Where Dew Drops Shine Bright tells the story of three generations of black women enduring trials and tribulations; as well as happy times in rural, 1930s Mississippi.
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Hezekiah's Journey follows ten years in the life of a black boy sent from urban Chicago to live with elderly relatives in 1940s Mississippi.
See pics and art work for Hezekiah's Journey
Exciting News!!! Reginald recently completed his manuscript entitled, Hezekiah’s Journey. This is a coming-of-age story about a young black boy growing up in 1940s small town Mississippi. The genre of this 110,000-word manuscript is historical fiction and is based upon testimonials from family and family friends who lived in Mississippi during the time frame of this story.
So, what is special about Hezekiah’s Journey? Well, it’s simple. This story offers a unique perspective on the indignities suffered and triumphs achieved by black youth of the 1940s. See the book back cover narrative below:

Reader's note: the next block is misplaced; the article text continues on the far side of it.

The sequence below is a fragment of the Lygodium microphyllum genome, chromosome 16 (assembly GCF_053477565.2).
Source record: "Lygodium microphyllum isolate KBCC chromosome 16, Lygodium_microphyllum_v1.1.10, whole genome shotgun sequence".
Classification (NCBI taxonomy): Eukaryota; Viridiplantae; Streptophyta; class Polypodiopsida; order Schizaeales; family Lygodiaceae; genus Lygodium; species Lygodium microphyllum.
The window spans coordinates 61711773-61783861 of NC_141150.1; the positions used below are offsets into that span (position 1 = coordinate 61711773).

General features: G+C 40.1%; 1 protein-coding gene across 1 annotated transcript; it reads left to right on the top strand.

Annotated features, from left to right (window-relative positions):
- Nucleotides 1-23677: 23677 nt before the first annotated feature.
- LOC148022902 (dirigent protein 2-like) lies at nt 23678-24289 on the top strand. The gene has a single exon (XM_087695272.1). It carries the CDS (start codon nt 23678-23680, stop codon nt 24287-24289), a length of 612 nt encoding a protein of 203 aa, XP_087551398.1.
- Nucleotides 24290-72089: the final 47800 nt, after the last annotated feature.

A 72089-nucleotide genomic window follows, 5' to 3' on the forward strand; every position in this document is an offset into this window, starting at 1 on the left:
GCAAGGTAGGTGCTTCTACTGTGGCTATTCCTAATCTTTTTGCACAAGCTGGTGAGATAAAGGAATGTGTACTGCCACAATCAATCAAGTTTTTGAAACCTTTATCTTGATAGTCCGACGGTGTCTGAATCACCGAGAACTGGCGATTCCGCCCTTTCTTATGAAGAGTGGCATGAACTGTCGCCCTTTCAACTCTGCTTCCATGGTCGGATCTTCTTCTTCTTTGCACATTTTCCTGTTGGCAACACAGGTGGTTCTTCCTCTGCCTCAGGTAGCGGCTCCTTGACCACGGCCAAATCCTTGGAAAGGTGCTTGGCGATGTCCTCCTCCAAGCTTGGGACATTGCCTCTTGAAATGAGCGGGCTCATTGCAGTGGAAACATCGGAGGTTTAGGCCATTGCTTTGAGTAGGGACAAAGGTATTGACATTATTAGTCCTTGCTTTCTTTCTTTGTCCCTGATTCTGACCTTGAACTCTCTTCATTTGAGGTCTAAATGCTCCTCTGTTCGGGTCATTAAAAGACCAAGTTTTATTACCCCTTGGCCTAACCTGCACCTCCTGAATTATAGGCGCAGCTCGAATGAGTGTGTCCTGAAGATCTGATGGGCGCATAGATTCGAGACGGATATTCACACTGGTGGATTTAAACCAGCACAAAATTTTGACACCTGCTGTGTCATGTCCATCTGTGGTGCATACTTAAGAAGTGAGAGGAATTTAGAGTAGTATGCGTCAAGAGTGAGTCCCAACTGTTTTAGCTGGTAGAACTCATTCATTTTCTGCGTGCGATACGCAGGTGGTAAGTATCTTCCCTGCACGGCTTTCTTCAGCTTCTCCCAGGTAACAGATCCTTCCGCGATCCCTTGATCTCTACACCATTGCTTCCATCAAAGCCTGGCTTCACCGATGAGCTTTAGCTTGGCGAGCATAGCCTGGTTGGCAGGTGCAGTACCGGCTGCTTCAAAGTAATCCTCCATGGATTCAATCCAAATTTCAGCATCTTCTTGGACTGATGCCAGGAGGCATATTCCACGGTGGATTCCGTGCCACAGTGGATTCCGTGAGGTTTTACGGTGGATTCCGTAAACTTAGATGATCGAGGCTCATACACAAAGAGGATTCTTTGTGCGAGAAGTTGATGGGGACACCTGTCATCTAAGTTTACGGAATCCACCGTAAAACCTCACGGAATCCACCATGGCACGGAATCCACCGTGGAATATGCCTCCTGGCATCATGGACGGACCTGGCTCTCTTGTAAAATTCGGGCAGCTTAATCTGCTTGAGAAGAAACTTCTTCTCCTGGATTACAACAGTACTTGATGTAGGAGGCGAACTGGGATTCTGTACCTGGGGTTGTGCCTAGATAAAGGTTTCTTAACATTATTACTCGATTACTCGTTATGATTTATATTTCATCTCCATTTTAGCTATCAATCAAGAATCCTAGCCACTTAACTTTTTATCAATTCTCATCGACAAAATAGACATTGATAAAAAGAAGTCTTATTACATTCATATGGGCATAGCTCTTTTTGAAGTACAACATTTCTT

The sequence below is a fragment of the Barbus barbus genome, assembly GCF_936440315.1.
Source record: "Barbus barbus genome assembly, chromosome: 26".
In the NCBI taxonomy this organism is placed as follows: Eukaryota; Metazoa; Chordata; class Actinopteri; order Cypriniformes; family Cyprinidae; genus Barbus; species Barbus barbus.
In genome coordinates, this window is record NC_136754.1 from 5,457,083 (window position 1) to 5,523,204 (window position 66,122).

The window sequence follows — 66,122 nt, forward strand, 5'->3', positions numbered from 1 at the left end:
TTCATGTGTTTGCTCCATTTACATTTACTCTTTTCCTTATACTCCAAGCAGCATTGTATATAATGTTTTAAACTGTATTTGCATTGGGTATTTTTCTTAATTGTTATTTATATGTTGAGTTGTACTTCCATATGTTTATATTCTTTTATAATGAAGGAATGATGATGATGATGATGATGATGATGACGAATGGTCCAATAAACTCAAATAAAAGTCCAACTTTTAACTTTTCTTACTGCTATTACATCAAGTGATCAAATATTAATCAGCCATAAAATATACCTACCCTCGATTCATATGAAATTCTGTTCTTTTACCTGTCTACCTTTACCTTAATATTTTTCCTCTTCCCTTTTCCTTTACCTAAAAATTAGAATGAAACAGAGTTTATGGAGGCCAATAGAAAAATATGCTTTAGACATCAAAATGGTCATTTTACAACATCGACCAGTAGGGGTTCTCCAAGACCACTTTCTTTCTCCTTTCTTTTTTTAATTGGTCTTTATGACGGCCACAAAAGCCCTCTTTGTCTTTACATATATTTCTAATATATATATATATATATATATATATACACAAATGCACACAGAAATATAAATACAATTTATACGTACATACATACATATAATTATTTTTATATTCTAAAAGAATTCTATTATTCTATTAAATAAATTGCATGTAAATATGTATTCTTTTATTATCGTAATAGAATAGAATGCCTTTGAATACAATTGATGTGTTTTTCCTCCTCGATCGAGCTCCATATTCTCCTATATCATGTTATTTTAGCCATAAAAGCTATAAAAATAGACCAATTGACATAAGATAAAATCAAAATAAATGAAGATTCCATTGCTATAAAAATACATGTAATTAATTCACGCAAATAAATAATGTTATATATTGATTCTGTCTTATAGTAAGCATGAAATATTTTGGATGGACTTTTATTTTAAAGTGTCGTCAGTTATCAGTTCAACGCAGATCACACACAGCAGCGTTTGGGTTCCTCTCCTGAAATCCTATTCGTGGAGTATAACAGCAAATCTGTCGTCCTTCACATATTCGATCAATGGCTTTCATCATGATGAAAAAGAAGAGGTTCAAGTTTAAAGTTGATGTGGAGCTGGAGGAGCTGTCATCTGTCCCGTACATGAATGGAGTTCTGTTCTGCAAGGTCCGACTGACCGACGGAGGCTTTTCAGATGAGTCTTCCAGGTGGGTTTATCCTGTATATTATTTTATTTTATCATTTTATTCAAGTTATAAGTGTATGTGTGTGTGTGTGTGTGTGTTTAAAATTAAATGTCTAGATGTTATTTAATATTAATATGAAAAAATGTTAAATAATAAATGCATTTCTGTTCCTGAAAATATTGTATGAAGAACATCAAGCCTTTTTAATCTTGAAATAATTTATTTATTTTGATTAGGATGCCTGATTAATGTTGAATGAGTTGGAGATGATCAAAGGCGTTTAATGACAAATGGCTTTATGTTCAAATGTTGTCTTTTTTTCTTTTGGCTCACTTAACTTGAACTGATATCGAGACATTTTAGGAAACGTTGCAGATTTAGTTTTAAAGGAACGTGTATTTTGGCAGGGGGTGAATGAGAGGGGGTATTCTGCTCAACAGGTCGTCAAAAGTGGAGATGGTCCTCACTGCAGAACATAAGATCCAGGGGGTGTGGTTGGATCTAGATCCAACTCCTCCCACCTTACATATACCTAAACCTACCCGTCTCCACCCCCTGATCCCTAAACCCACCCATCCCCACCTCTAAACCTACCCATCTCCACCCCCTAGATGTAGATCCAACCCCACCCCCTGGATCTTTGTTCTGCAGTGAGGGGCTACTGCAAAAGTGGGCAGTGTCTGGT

"When a young Black boy is sent from inner-city Chicago to live with elderly relatives in the 1940s-era South, he soon finds himself ensnared in the demeaning grasp of Jim Crow. Hezekiah “Bo” Hanson doesn’t understand why his impoverished parents send him and his little brother Avery to live with their Aunt Eliza and her husband, Kitt, in Mississippi. Not only do Bo and Avery have to wake up with the rooster’s crow to help with chores, but their aunt also recruits them to make special deliveries of her homebrew to businesses around town. As Bo grows up under the demeaning glare of “White Only” signs, attacks from Eliza’s jealous white business rivals, and harsh rebuke of his friendship with a local white kid, he soon realizes his opportunities are linked more to the color of his skin than to his capabilities. Even so, where Bo finds himself at the end of this tale, and how he got there, will convey positive messages promoting strong family ties and supportive relationships that transcend traditional boundaries. This story is inspired from first-hand testimonials of African Americans who lived in Mississippi in the 1940s.”